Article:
Dylan the Villain by K.G. Campbell (Viking, $17.99, 9780451476425). "In his parent's eyes, Dylan is the greatest villain ever. But when he starts attending a villain academy, he meets his match in Addison Van Malice and must step up his game, especially if he wants to win the diabolical robot contest. Campbell's playful, rich storytelling and humorous illustrations combine to make an original story that is 'crazy-bananas' wonderful!" --Mark Adam, Mrs. Nelson's Book Fair Company, Pomona, Calif.

For Ages 9 to 12
Baker's Magic by Diane Zahler, illustrated by Mina Price (Capstone, $12.95, 9781623706425). "An orphan turned baker's apprentice, an evil mage, a captive princess, a hedge wizard and a hedgehog, and a band of pirates led by their female captain, all magically involved in an ecological adventure. Middle-grade reading doesn't get better than this!" --Amy Lacy, Petunia's Place, Fresno, Calif.

For Teen Readers: An Indies Introduce Title
The Girl From Everywhere by Heidi Heilig (Greenwillow, $17.99, 9780062380753). "Finally, a time-travel novel for the non-sci-fi reader. Nix is the daughter of a Navigator--a person who, with a map, has the ability to sail through time to anywhere on Earth, real or fabled. Her father is determined to return to 19th century Hawaii to save Nix's mother's life--a journey that might erase not only Nix's past, but her birth as well. Well-defined characters, a race against time, a charming love interest, mystical maps, a boy next door who actually came for a fabled map, and a girl without a time on a race to save her life and find her place in the universe combine in this perfect YA read." --Erin Barker, Hooray for Books!, Alexandria, Va.

[Many thanks to IndieBound and the ABA!]


Attainment: New Titles Out Next Week

Selected new titles appearing next Tuesday, March 22:

The Nest by Cynthia D'Aprix Sweeney (Ecco, $26.99, 9780062414212) follows four adult siblings squabbling over an endangered inheritance.

Predator: A Crossbow Novel by Wilbur Smith and Tom Cain (Morrow, $28.99, 9780062276476) is a thriller starring ex-SAS soldier Major Hector Cross.

Just Fall: A Novel by Nina Sadowsky (Ballantine, $26, 9780553394856) follows a newly married couple with a deadly secret.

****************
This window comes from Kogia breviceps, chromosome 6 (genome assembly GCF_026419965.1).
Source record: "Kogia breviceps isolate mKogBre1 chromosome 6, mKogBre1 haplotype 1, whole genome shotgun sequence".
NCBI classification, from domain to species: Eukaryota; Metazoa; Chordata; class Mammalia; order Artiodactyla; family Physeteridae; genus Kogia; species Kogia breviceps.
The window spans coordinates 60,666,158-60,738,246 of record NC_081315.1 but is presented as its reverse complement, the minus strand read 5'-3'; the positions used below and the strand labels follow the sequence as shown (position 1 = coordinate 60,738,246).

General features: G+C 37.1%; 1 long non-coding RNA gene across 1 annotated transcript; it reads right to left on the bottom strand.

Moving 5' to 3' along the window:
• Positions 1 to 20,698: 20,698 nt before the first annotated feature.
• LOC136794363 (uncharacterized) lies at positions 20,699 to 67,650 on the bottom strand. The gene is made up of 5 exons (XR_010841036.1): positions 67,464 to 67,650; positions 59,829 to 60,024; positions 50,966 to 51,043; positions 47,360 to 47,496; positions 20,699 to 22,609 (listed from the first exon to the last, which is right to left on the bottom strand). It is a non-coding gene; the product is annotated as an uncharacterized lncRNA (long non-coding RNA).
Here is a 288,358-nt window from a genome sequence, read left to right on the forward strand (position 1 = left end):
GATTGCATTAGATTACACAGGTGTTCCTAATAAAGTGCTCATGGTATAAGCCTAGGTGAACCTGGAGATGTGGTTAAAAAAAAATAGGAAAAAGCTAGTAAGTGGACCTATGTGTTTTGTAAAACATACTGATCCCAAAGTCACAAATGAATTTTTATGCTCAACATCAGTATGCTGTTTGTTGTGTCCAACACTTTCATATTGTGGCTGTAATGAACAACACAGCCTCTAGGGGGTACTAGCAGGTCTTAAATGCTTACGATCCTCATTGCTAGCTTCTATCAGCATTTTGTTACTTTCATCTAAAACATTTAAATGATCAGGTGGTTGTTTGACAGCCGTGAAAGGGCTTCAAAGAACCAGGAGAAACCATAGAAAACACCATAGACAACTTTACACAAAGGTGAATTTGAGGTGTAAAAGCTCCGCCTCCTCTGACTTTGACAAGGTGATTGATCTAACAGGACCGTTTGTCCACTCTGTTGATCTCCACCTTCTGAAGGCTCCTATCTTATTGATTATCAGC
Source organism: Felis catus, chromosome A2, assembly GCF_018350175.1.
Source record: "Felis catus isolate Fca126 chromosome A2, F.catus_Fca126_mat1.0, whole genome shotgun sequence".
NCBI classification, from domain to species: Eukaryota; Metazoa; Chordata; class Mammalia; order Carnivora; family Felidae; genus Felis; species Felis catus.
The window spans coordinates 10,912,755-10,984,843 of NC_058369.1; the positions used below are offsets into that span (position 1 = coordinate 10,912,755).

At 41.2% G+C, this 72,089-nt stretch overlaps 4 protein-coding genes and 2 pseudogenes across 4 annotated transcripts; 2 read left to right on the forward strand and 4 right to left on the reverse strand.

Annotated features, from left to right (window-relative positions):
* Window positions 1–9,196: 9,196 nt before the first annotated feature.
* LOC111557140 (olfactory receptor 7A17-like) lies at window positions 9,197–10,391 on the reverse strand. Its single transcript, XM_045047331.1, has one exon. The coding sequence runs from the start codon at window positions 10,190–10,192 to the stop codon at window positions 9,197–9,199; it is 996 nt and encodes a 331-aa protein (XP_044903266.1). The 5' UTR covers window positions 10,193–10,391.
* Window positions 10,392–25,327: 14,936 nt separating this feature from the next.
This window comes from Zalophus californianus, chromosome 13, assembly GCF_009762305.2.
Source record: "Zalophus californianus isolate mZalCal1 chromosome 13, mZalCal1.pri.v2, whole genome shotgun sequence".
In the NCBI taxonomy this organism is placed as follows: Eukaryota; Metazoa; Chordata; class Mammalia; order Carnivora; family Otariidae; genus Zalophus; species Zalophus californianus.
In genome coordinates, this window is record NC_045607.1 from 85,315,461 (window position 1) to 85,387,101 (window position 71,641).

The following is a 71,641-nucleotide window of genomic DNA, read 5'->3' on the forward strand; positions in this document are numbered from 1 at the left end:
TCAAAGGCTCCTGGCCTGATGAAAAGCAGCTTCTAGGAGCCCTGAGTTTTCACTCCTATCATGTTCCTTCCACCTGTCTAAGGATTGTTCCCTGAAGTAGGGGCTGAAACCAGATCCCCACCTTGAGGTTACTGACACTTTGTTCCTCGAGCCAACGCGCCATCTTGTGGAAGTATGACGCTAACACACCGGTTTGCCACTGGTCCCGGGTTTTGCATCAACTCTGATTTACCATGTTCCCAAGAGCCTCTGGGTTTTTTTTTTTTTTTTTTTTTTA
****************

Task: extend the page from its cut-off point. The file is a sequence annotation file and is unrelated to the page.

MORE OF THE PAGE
The Association of Small Bombs: A Novel by Karan Mahajan (Viking, $26, 9780525429630) takes place in the aftermath of a terror attack in Delhi.

The Brazen Age: New York City and the American Empire: Politics, Art, and Bohemia by David Reid (Pantheon, $30, 9780394572376) is a portrait of New York City between 1945 and 1950.

Switched On: A Memoir of Brain Change and Emotional Awakening by John Elder Robison and Alvaro Pascual-Leon (Spiegel & Grau, $28, 9780812996890) explores the effects of an experimental therapy on a man with autism.

Paperbacks:
Dead Wake: The Last Crossing of the Lusitania by Erik Larson (Broadway, $17, 9780307408877).

The 5-Day Real Food Detox by Nikki Sharp (Ballantine, $22, 9781101886922).

Movie:
I Saw the Light, based on the biography by Colin Escott, George Merritt and William MacEwen, opens March 25. Tom Hiddleston stars as country-western singer Hank Williams.


Book Review

Review: The Last Painting of Sara de Vos

The Last Painting of Sara de Vos by Dominic Smith (Sarah Crichton/FSG, $26 hardcover, 9780374106683, April 12, 2016)

The Last Painting of Sara de Vos by Australian novelist Dominic Smith (Bright & Distant Shores) is a mesmerizing and magically faux historical novel. It revolves around the meticulous forgery of a haunting Dutch Golden Age painting, and the loss, deceptions and love in the lives of the artist who painted the original, the wealthy New Yorker who owned it and the young woman who forged it.

The narrative dips gracefully between centuries to tell the interwoven stories of its three characters. Gifted artist Sara de Vos, in 1631, is the first woman admitted to the Guild of St. Luke as a master painter, but she's also a working woman struggling with debt and her own profound losses. Ellie Shipley, a lonely Ph.D. student in Brooklyn in 1957, consults for collectors and takes on restoration work to make ends meet when an art dealer persuades her to copy a rare de Vos called At the Edge of the Woods. Marty de Groot is a wealthy New York lawyer and descendant of the original owner; he is hosting a party when the painting is stolen and replaced with a fake so convincing it takes him six months to see the substitution and embark on his own deceptions to exact revenge.

Fifty years later, Ellie is a prominent curator in Sydney preparing an exhibition on female Dutch Golden Age painters when she learns that both versions of At the Edge of the Woods are on their way--the original from a Dutch private collector and her own forgery, personally delivered by Marty de Groot. Helpless with foreboding and regret, she's convinced her secret is about to be revealed.

The Last Painting of Sara de Vos is steeped in the arcana of forgery, technique and history. Seventeenth-century Amsterdam and Haarlem are as vibrantly alive as mid-century Brooklyn and contemporary Manhattan. Yet the novel avoids being weighted by research. The characters never feel as though they are the puppets of history. In no small part, this is due to Smith's use of invented characters and paintings rather than historical ones. It's a neat way to underscore his theme of authenticity and masquerade, and allows him to focus on his characters' reactions to their circumstances, rather than on ensuring they bend to the historical record. As a result, The Last Painting of Sara de Vos is a splendid thing: a riveting mystery set in the rarified world of art collection about a stolen masterpiece and a gorgeous, haunting novel rooted in history, an incandescent achievement of literary imagination. --Jeanette Zwart, freelance writer and reviewer

Shelf Talker: The landscape painting at the center of this gorgeous novel becomes an emblem of the longings and losses, deceptions and loves of its contemporary owner, its forger and its Dutch Golden Age creator.